Bring maintenance stops forward: Bilfinger Tebodin in an article in Petrochem magazine


Petrochem, a Dutch magazine, published an article about the neccessity for the industry to bring their maintenance stops forward during coronavirus situation. Wouter van Gerwen, Bilfinger Tebodin Business developer, shared his position about this possibility. 

Empty schools offer an ideal opportunity for major maintenance, Koninklijke OnderhoudNL, a Dutch entrepreneurial organization for specialists, recently stated. ProRail, a Dutch organization responsible for the national railway network infrastructure, replaces 7.3 kilometers of rails in the Schiphol tunnel early, now that fewer trains are running. And Max Verstappen immediately dives into the pits when a safety car is driving. Is it not better for the industry to bring their maintenance stops forward during corona?

That is the suggestion of Wouter van Gerwen from Bilfinger Tebodin, following a blog about maintenance in times of corona. Van Gerwen: ‘The paradox is that especially now a stop produces the least lost turnover and is therefore the cheapest. Max also changes tires when there is a pace car on the track.’ An interesting thought in itself. Especially when you consider that several factory owners are currently considering postponing their scheduled maintenance stops. In fact, Gunvor has now stopped preparations for the turnaround of its Rotterdam refinery. Mainly under pressure from the staff according to their communications. They did not feel safe enough to start the stop. So maybe a different story.


It can especially be economically attractive for the oil industry to bring forward planned stops. The demand for fuels has plummeted, causing the storage tanks to fill up. Production will therefore be irrevocably reduced. And because there is currently no money to be made with it, an early maintenance shutdown is interesting for economic reasons. However, ethics require something different. We must avoid risks. And during maintenance stops, hundreds of extra people often walk around a site. However, this too is not entirely black and white. If in a while large amounts of postponed maintenance stops ask for priority, how big will the pressure on the job market get? And are the safety and integrity of installations not compromised? Are no human lives at risk?

'If in a while large amounts of postponed maintenance stops ask for priority, how big will the pressure on the job market get?'

A meter and a half distance

According to inspector Gerlof Stijnstra of Bureau Veritas, there are a number of practical obstacles. ‘In Formula 1, they take into account throughout the race that the safety car can enter the track and that in that case the right time comes to change tires, which are also available throughout the race. A maintenance shutdown is preceded by years of planning for people, resources and equipment. If you want to bring a stop forward, where are you going to get a six hundred ton crane from that you need to reserve at least a year in advance? And where do you get parts from if the factories that produce them are closed because of the corona crisis? Where do you get between two to three thousand people who know what to do? And then those involved must also adhere to the guidelines, such as a meter and a half distance. Ever stood on a landing of a tower with a manhole guard? The platform is no larger than one and a half square meters. Impressive to keep a meter and a half distance in that case.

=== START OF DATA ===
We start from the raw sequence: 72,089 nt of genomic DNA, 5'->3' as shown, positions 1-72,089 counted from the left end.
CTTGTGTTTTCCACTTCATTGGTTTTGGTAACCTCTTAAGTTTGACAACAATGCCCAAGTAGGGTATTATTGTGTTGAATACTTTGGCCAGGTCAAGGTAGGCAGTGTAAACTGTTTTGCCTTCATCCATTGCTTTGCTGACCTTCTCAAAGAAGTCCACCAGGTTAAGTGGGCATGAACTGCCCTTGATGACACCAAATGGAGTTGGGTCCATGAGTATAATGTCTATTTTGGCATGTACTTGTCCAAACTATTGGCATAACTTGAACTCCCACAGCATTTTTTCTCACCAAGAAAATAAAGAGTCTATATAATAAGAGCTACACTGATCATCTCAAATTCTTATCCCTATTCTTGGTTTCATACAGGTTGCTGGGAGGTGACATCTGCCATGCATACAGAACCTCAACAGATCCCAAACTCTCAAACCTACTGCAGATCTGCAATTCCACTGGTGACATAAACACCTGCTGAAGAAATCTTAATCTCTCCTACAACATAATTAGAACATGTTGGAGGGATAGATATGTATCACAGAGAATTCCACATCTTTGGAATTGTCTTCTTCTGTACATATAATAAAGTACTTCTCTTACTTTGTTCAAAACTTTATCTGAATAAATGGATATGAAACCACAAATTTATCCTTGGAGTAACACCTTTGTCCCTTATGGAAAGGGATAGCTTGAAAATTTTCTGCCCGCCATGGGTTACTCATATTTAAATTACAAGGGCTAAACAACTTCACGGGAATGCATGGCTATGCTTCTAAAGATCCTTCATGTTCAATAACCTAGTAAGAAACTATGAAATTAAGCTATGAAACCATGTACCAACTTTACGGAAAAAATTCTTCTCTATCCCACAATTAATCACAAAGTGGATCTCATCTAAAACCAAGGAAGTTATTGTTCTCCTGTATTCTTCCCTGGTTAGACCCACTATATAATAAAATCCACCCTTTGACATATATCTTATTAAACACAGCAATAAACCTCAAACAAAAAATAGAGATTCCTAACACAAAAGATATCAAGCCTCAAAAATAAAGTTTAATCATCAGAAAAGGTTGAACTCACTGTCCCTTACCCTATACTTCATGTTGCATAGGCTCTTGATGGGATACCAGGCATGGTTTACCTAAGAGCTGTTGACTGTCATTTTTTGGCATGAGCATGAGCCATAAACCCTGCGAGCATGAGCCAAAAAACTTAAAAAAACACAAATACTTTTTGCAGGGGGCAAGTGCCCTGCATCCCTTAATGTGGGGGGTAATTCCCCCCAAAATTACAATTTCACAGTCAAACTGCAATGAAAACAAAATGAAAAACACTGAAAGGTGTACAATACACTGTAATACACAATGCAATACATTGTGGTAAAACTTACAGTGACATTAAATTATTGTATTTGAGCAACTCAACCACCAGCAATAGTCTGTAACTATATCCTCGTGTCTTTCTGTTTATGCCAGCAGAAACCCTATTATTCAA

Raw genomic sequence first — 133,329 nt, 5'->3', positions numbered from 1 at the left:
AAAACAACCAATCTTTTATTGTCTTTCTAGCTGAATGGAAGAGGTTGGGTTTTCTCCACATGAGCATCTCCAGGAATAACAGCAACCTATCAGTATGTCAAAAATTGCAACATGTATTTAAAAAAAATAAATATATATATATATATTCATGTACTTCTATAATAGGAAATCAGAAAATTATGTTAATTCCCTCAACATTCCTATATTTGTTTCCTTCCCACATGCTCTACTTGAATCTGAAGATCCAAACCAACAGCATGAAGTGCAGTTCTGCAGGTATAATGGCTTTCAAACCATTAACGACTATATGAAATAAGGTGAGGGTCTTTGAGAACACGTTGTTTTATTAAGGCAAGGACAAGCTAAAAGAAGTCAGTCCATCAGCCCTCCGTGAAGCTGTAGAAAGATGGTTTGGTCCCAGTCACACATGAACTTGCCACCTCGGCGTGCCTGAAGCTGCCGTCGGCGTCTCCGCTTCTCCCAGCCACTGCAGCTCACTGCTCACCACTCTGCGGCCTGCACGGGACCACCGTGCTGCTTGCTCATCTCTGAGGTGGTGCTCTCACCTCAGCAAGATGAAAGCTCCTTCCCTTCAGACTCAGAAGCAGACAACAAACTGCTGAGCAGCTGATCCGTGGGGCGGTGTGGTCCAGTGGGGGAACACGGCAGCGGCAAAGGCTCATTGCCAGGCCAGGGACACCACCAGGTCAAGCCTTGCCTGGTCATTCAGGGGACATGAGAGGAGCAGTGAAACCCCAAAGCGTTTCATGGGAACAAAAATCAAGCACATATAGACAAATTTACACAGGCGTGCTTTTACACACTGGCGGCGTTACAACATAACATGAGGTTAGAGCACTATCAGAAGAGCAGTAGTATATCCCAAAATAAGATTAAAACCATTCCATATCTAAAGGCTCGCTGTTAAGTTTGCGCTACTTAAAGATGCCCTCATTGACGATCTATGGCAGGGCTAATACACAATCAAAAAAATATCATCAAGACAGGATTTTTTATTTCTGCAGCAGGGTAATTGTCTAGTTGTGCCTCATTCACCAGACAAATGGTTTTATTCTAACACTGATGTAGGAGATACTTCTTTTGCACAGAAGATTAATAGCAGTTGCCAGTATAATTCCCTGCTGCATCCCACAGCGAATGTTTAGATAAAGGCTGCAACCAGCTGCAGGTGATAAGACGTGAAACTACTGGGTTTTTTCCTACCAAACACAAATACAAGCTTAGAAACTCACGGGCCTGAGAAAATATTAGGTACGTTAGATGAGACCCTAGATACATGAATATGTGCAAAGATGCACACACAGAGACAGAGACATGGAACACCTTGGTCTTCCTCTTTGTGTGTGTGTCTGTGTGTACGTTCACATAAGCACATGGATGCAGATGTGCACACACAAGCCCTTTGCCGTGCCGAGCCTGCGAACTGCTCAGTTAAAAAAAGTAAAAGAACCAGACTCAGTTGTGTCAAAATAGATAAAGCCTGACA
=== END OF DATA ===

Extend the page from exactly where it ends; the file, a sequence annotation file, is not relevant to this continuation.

China or Italy

Van Gerwen understands the comment made by Stijnstra very well, but would also like to shed another light on the issue. ‘Think about it: that crane is available because stops are postponed. The distance of one and a half meters is made possible by building scaffolding for this purpose. Two thousand men? Definitely not: small groups. The stop can take longer because production is almost stopped. And yes: you have to go through the whole preparation again and consider it against the renewed criteria.’ For example, he sees possibilities to break up the stops: ‘Short subprojects, not everything at once, always finish. Clear milestones.’ He also sees many opportunities to build the parts to be replaced in modules outside the site, so that large parts of a factory can be replaced at once. This may shorten the time in which the installation really shuts down and, moreover, hundreds or even thousands of people do not have to come to a factory site at the same time.

Gerlof Strijnstra is not convinced yet, but he likes to debate Van Gerwen. He therefore invites him: ‘When this crisis is over, I would like to take him along in a turnaround to show how it is in practice. Last week I experienced that two contractors walked shoulder to shoulder and entered the gate. The security guard pointed them to the meter and a half measure. They did not look up or down, but I am not surprised if you do not read or speak Dutch. It is also very annoying if the materials you need, such as valves, are still somewhere in China or Italy.

Other puzzle

The situation in the chemical and energy sector is currently different from that in the oil sector. Demand for chemicals and energy is affected by the corona crisis, but not as rigorous as the oil sector. In fact, BASF Antwerp even saw a spike in demand for its products because various customers also hoarded. And it differs per product. Demand is rising for ingredients for sanitary products, while demand for building materials is declining. It becomes precarious if many refineries have to stop their activities due to the oversupply and flooding of tanks. After all, many chemical factories in Rotterdam, Antwerp and Geleen, for example, depend on the oil industry. That may be a completely different puzzle.